To Pink Or Not To Pink, That Is The Question

| October 1, 2013 | 0 Comments

Today is offi­cially the start of Breast Can­cer Aware­ness Month.  This is typ­i­cally when pink mer­chan­dise comes out of the wood­work.  Some of it is taste­ful and some of it is tacky.  Will I wear any­thing and every­thing pink?  The answer is no.  Do I wear pink?  The answer is yes.

The why behind it is unclear.  It is almost like belong­ing to a soror­ity.  Pink dis­tin­guishes some­thing spe­cial and unique about us.  Is says we fought a bat­tle and we are still stand­ing.  For some, wear­ing pink is their suit of armor.

When I was first diag­nosed with breast can­cer one year ago, I over-dosed on any­thing pink.  Now I am more selec­tive.  A lit­tle can go a long way.

I love the movie, Steel Mag­no­lias.  In the movie, the daugh­ter is get­ting mar­ried and she and her mother are at the salon argu­ing about the church dec­o­ra­tions.  The mother says the sanc­tu­ary looks like it was hosed down with Pepto Bis­mol.  And, that the bride’s col­ors are pink and pink.  The bride says to her hair dresser, “My col­ors are blush and bash­ful.”  This is not mere semantics.

Some peo­ple see pink, period.  Oth­ers see fifty shades of pink and under­stand why.  When I wear some­thing pink, it is to share a mes­sage of hope and sur­vival.  It rep­re­sents a mutual respect and an acknowl­edge­ment that the bat­tle is not yet over.  How can it be?  Younger women are being diag­nosed with breast can­cer every­day.  For those with triple neg­a­tive breast can­cer, the odds are not in their favor.  Many will see their aggres­sive can­cer become metasta­tic within two years.  Some will die young leav­ing chil­dren and a hus­band to raise them.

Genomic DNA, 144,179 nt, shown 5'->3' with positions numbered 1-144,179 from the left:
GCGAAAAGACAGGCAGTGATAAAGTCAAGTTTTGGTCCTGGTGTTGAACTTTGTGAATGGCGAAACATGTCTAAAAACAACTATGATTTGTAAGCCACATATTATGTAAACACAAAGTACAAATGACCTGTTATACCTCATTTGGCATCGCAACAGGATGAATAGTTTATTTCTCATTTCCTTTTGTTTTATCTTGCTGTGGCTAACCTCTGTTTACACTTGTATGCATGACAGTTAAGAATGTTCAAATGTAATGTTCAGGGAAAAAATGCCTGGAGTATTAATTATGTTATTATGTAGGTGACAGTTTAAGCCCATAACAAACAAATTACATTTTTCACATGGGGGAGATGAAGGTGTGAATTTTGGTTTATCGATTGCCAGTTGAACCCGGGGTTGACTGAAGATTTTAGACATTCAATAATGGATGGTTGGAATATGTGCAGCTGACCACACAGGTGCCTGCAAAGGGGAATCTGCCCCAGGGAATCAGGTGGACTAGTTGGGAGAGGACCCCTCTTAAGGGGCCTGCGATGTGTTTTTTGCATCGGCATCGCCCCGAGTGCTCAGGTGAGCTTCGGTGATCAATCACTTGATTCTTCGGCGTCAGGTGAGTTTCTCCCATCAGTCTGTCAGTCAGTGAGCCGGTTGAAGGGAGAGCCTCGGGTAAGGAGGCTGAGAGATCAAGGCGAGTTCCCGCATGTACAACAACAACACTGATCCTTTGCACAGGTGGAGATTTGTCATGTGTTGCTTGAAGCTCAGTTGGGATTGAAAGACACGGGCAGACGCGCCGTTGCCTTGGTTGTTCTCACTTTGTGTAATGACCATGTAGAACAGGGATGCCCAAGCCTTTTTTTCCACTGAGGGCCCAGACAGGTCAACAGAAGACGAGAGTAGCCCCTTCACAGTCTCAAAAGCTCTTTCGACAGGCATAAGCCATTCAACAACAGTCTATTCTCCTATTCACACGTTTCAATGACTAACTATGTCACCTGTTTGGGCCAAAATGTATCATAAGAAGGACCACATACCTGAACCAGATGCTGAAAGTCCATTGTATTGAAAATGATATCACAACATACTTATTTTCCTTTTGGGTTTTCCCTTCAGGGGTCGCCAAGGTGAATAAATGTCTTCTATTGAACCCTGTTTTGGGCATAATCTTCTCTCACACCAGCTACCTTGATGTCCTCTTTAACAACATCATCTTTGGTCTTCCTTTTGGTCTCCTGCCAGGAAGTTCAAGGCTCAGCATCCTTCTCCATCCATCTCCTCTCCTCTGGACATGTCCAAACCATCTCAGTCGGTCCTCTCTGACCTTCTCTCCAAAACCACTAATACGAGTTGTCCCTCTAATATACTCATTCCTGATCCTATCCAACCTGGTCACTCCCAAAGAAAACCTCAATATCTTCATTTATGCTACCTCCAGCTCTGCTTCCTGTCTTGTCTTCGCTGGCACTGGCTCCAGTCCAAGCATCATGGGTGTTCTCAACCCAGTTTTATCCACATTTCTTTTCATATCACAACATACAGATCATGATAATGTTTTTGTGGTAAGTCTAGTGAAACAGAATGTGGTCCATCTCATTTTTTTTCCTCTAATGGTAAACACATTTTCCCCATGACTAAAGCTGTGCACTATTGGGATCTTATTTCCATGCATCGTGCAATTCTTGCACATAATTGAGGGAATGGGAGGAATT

Wear­ing pink in sup­port of breast can­cer is a way to bring about aware­ness.  The num­ber of those diag­nosed are on the rise not the decline.  Clearly, our coun­try is not doing all that it can to oblit­er­ate this insid­i­ous dis­ease.  Pre­ven­tion is ideal.  If we pre­vent we never have to deal with it.  Early detec­tion is para­mount to sav­ing lives.  Many lives have been saved because their breast can­cer was found dur­ing a rou­tine mam­mo­gram using a dig­i­tal­ized for­mat.  The ear­lier the can­cer is detected, the bet­ter the out­come.  Lastly and per­haps most impor­tantly, we need a cure.  Those with Stage IV have all but fallen through the cracks in the med­ical world.  Their can­cer is ongo­ing and very real.  Imag­ine if we could find a cure for those in Stage IV.

Don­ning pink attire is much more than say­ing it is breast can­cer month.  It empha­sizes the need for aware­nessearly detec­tionpre­ven­tionself-examination and a cure.   There are ways we get involved.  The National Breast Can­cer Coali­tion is advo­cat­ing and work­ing tire­lessly to find a cure by 2020.  Let’s lend our time and finan­cial sup­port to fund the pink vaccine.

Prof­its derived from the mass mar­ket­ing of pink prod­ucts has not saved any lives.  Let’s steer away from this and focus on the pink that is asso­ci­ated with grow­ing, help­ing and sup­port­ing the cause.  Let us always be taste­fully pink.

Category: Breast Cancer Wellness, Inspire

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